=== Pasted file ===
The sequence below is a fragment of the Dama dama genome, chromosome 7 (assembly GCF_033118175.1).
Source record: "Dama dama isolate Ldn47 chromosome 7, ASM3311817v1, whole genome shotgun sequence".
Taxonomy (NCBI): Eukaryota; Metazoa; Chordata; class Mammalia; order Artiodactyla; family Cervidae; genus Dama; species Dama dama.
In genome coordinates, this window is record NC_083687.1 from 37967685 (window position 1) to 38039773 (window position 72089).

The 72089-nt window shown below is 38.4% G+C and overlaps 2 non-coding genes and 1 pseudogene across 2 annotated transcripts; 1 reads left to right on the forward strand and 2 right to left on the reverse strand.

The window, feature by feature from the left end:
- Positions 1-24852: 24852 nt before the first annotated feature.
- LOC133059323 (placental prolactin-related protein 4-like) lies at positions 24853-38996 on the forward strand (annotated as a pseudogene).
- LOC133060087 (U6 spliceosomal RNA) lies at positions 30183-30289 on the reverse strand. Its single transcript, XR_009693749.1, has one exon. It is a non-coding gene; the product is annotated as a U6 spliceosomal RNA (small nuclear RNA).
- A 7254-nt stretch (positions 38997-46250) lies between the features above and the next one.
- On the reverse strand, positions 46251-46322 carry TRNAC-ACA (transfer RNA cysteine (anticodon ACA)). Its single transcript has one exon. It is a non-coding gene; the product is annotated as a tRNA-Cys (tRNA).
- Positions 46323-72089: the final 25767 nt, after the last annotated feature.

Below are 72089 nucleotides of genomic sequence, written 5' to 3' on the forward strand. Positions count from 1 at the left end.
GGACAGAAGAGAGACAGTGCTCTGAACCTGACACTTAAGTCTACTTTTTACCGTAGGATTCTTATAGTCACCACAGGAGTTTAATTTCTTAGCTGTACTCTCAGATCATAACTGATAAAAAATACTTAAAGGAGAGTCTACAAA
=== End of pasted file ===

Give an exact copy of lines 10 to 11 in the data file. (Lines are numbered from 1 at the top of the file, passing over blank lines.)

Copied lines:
- A 7254-nt stretch (positions 38997-46250) lies between the features above and the next one.
- On the reverse strand, positions 46251-46322 carry TRNAC-ACA (transfer RNA cysteine (anticodon ACA)). Its single transcript has one exon. It is a non-coding gene; the product is annotated as a tRNA-Cys (tRNA).